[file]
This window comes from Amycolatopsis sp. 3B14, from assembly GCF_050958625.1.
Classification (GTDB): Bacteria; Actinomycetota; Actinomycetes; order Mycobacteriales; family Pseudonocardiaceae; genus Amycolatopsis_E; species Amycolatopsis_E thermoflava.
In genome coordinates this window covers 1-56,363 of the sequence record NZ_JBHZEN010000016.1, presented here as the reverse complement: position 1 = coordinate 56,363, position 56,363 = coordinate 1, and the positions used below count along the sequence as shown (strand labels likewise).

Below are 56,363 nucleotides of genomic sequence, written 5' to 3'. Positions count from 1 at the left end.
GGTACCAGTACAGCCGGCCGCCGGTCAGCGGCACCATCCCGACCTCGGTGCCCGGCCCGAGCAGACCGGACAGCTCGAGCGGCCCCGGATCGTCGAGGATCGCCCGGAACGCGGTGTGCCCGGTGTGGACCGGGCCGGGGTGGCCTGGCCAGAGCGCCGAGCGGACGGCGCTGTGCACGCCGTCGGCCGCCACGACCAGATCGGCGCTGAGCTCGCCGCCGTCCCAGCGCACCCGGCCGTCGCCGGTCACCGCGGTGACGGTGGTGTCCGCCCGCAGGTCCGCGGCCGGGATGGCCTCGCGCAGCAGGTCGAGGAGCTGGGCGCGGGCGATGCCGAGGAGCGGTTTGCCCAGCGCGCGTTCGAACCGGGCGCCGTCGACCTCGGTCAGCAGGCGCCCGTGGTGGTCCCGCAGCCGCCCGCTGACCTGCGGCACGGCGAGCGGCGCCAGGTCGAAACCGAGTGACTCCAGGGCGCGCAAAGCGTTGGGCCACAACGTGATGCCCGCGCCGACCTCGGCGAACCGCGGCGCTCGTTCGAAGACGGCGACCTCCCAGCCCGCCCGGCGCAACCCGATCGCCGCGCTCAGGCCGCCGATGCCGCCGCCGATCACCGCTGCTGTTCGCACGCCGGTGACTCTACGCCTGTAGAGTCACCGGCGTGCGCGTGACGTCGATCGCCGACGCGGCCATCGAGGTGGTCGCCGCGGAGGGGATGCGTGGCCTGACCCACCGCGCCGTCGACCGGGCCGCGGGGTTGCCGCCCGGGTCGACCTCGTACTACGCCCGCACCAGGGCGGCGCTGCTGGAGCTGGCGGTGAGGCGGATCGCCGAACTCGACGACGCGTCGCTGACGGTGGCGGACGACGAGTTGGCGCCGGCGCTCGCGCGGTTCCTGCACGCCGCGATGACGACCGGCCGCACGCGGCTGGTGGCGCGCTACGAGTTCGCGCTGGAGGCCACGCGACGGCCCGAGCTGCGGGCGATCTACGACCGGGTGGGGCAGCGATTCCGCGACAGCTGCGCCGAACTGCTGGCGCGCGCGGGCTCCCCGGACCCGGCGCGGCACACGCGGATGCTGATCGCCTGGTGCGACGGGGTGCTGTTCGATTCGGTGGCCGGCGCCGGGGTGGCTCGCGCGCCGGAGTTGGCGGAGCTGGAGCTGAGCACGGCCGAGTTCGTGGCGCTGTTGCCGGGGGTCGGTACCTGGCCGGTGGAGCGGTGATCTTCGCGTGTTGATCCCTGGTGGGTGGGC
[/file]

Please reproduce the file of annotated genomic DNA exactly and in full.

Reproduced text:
This window comes from Amycolatopsis sp. 3B14, from assembly GCF_050958625.1.
Classification (GTDB): Bacteria; Actinomycetota; Actinomycetes; order Mycobacteriales; family Pseudonocardiaceae; genus Amycolatopsis_E; species Amycolatopsis_E thermoflava.
In genome coordinates this window covers 1-56,363 of the sequence record NZ_JBHZEN010000016.1, presented here as the reverse complement: position 1 = coordinate 56,363, position 56,363 = coordinate 1, and the positions used below count along the sequence as shown (strand labels likewise).

Below are 56,363 nucleotides of genomic sequence, written 5' to 3'. Positions count from 1 at the left end.
GGTACCAGTACAGCCGGCCGCCGGTCAGCGGCACCATCCCGACCTCGGTGCCCGGCCCGAGCAGACCGGACAGCTCGAGCGGCCCCGGATCGTCGAGGATCGCCCGGAACGCGGTGTGCCCGGTGTGGACCGGGCCGGGGTGGCCTGGCCAGAGCGCCGAGCGGACGGCGCTGTGCACGCCGTCGGCCGCCACGACCAGATCGGCGCTGAGCTCGCCGCCGTCCCAGCGCACCCGGCCGTCGCCGGTCACCGCGGTGACGGTGGTGTCCGCCCGCAGGTCCGCGGCCGGGATGGCCTCGCGCAGCAGGTCGAGGAGCTGGGCGCGGGCGATGCCGAGGAGCGGTTTGCCCAGCGCGCGTTCGAACCGGGCGCCGTCGACCTCGGTCAGCAGGCGCCCGTGGTGGTCCCGCAGCCGCCCGCTGACCTGCGGCACGGCGAGCGGCGCCAGGTCGAAACCGAGTGACTCCAGGGCGCGCAAAGCGTTGGGCCACAACGTGATGCCCGCGCCGACCTCGGCGAACCGCGGCGCTCGTTCGAAGACGGCGACCTCCCAGCCCGCCCGGCGCAACCCGATCGCCGCGCTCAGGCCGCCGATGCCGCCGCCGATCACCGCTGCTGTTCGCACGCCGGTGACTCTACGCCTGTAGAGTCACCGGCGTGCGCGTGACGTCGATCGCCGACGCGGCCATCGAGGTGGTCGCCGCGGAGGGGATGCGTGGCCTGACCCACCGCGCCGTCGACCGGGCCGCGGGGTTGCCGCCCGGGTCGACCTCGTACTACGCCCGCACCAGGGCGGCGCTGCTGGAGCTGGCGGTGAGGCGGATCGCCGAACTCGACGACGCGTCGCTGACGGTGGCGGACGACGAGTTGGCGCCGGCGCTCGCGCGGTTCCTGCACGCCGCGATGACGACCGGCCGCACGCGGCTGGTGGCGCGCTACGAGTTCGCGCTGGAGGCCACGCGACGGCCCGAGCTGCGGGCGATCTACGACCGGGTGGGGCAGCGATTCCGCGACAGCTGCGCCGAACTGCTGGCGCGCGCGGGCTCCCCGGACCCGGCGCGGCACACGCGGATGCTGATCGCCTGGTGCGACGGGGTGCTGTTCGATTCGGTGGCCGGCGCCGGGGTGGCTCGCGCGCCGGAGTTGGCGGAGCTGGAGCTGAGCACGGCCGAGTTCGTGGCGCTGTTGCCGGGGGTCGGTACCTGGCCGGTGGAGCGGTGATCTTCGCGTGTTGATCCCTGGTGGGTGGGC